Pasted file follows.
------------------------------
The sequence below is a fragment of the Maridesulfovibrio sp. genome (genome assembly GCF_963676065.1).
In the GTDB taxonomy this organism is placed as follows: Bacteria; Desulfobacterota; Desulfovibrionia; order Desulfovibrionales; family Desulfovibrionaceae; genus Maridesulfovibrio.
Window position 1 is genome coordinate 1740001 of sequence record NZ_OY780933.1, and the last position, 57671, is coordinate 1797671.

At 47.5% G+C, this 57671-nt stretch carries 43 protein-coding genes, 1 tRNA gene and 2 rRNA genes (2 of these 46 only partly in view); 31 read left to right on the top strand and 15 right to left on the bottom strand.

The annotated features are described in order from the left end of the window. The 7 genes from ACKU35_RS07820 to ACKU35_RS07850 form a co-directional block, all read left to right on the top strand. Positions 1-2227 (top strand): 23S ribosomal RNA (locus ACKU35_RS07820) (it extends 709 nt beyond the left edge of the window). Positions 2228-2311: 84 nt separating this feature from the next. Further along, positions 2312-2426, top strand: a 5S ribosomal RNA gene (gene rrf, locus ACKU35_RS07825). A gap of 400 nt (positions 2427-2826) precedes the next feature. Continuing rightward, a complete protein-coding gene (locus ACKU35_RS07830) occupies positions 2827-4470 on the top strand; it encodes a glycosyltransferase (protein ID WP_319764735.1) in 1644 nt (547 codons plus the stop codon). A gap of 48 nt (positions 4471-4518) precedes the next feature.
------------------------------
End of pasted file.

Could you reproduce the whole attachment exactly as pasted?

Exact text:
The sequence below is a fragment of the Maridesulfovibrio sp. genome (genome assembly GCF_963676065.1).
In the GTDB taxonomy this organism is placed as follows: Bacteria; Desulfobacterota; Desulfovibrionia; order Desulfovibrionales; family Desulfovibrionaceae; genus Maridesulfovibrio.
Window position 1 is genome coordinate 1740001 of sequence record NZ_OY780933.1, and the last position, 57671, is coordinate 1797671.

At 47.5% G+C, this 57671-nt stretch carries 43 protein-coding genes, 1 tRNA gene and 2 rRNA genes (2 of these 46 only partly in view); 31 read left to right on the top strand and 15 right to left on the bottom strand.

The annotated features are described in order from the left end of the window. The 7 genes from ACKU35_RS07820 to ACKU35_RS07850 form a co-directional block, all read left to right on the top strand. Positions 1-2227 (top strand): 23S ribosomal RNA (locus ACKU35_RS07820) (it extends 709 nt beyond the left edge of the window). Positions 2228-2311: 84 nt separating this feature from the next. Further along, positions 2312-2426, top strand: a 5S ribosomal RNA gene (gene rrf, locus ACKU35_RS07825). A gap of 400 nt (positions 2427-2826) precedes the next feature. Continuing rightward, a complete protein-coding gene (locus ACKU35_RS07830) occupies positions 2827-4470 on the top strand; it encodes a glycosyltransferase (protein ID WP_319764735.1) in 1644 nt (547 codons plus the stop codon). A gap of 48 nt (positions 4471-4518) precedes the next feature.